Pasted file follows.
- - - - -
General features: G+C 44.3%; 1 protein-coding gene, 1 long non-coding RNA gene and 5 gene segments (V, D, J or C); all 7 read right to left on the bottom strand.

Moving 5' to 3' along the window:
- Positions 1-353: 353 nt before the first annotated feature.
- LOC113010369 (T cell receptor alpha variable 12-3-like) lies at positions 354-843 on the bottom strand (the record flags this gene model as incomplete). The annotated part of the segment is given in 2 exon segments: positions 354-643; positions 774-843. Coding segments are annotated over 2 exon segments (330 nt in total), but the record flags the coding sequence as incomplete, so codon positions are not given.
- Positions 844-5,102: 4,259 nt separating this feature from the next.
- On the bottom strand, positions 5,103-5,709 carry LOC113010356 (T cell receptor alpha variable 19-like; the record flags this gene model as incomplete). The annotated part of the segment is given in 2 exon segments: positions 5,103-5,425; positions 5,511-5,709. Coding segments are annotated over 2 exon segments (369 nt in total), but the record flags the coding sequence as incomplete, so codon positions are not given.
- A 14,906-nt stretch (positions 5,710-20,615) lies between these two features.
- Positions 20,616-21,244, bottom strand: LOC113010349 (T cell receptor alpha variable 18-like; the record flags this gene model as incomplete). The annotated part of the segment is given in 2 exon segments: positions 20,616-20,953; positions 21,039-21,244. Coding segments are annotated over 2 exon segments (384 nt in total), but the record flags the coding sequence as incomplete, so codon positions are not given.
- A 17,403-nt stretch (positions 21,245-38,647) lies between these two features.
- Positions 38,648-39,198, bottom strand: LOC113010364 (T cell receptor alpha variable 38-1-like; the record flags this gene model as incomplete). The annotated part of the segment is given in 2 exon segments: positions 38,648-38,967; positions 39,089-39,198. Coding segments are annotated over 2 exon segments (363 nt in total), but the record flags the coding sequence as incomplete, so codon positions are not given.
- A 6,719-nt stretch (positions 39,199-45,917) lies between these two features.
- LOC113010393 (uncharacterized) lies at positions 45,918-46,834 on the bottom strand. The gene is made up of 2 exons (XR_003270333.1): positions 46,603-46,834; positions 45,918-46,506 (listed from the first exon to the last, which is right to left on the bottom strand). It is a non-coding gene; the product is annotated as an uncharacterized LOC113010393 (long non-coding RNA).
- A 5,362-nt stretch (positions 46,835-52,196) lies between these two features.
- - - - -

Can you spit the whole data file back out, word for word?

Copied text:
General features: G+C 44.3%; 1 protein-coding gene, 1 long non-coding RNA gene and 5 gene segments (V, D, J or C); all 7 read right to left on the bottom strand.

Moving 5' to 3' along the window:
- Positions 1-353: 353 nt before the first annotated feature.
- LOC113010369 (T cell receptor alpha variable 12-3-like) lies at positions 354-843 on the bottom strand (the record flags this gene model as incomplete). The annotated part of the segment is given in 2 exon segments: positions 354-643; positions 774-843. Coding segments are annotated over 2 exon segments (330 nt in total), but the record flags the coding sequence as incomplete, so codon positions are not given.
- Positions 844-5,102: 4,259 nt separating this feature from the next.
- On the bottom strand, positions 5,103-5,709 carry LOC113010356 (T cell receptor alpha variable 19-like; the record flags this gene model as incomplete). The annotated part of the segment is given in 2 exon segments: positions 5,103-5,425; positions 5,511-5,709. Coding segments are annotated over 2 exon segments (369 nt in total), but the record flags the coding sequence as incomplete, so codon positions are not given.
- A 14,906-nt stretch (positions 5,710-20,615) lies between these two features.
- Positions 20,616-21,244, bottom strand: LOC113010349 (T cell receptor alpha variable 18-like; the record flags this gene model as incomplete). The annotated part of the segment is given in 2 exon segments: positions 20,616-20,953; positions 21,039-21,244. Coding segments are annotated over 2 exon segments (384 nt in total), but the record flags the coding sequence as incomplete, so codon positions are not given.
- A 17,403-nt stretch (positions 21,245-38,647) lies between these two features.
- Positions 38,648-39,198, bottom strand: LOC113010364 (T cell receptor alpha variable 38-1-like; the record flags this gene model as incomplete). The annotated part of the segment is given in 2 exon segments: positions 38,648-38,967; positions 39,089-39,198. Coding segments are annotated over 2 exon segments (363 nt in total), but the record flags the coding sequence as incomplete, so codon positions are not given.
- A 6,719-nt stretch (positions 39,199-45,917) lies between these two features.
- LOC113010393 (uncharacterized) lies at positions 45,918-46,834 on the bottom strand. The gene is made up of 2 exons (XR_003270333.1): positions 46,603-46,834; positions 45,918-46,506 (listed from the first exon to the last, which is right to left on the bottom strand). It is a non-coding gene; the product is annotated as an uncharacterized LOC113010393 (long non-coding RNA).
- A 5,362-nt stretch (positions 46,835-52,196) lies between these two features.